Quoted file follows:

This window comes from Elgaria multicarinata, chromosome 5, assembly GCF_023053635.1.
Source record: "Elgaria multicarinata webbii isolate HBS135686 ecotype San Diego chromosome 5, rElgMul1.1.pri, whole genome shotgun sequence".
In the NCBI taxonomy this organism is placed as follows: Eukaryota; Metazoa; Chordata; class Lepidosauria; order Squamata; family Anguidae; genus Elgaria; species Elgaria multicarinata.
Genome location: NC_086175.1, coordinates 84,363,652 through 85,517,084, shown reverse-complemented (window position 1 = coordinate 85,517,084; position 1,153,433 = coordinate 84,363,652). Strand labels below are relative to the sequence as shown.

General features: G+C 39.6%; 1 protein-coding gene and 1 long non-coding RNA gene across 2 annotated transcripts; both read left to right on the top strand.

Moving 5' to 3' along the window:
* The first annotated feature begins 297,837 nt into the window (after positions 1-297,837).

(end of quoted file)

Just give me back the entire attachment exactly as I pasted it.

This window comes from Elgaria multicarinata, chromosome 5, assembly GCF_023053635.1.
Source record: "Elgaria multicarinata webbii isolate HBS135686 ecotype San Diego chromosome 5, rElgMul1.1.pri, whole genome shotgun sequence".
In the NCBI taxonomy this organism is placed as follows: Eukaryota; Metazoa; Chordata; class Lepidosauria; order Squamata; family Anguidae; genus Elgaria; species Elgaria multicarinata.
Genome location: NC_086175.1, coordinates 84,363,652 through 85,517,084, shown reverse-complemented (window position 1 = coordinate 85,517,084; position 1,153,433 = coordinate 84,363,652). Strand labels below are relative to the sequence as shown.

General features: G+C 39.6%; 1 protein-coding gene and 1 long non-coding RNA gene across 2 annotated transcripts; both read left to right on the top strand.

Moving 5' to 3' along the window:
* The first annotated feature begins 297,837 nt into the window (after positions 1-297,837).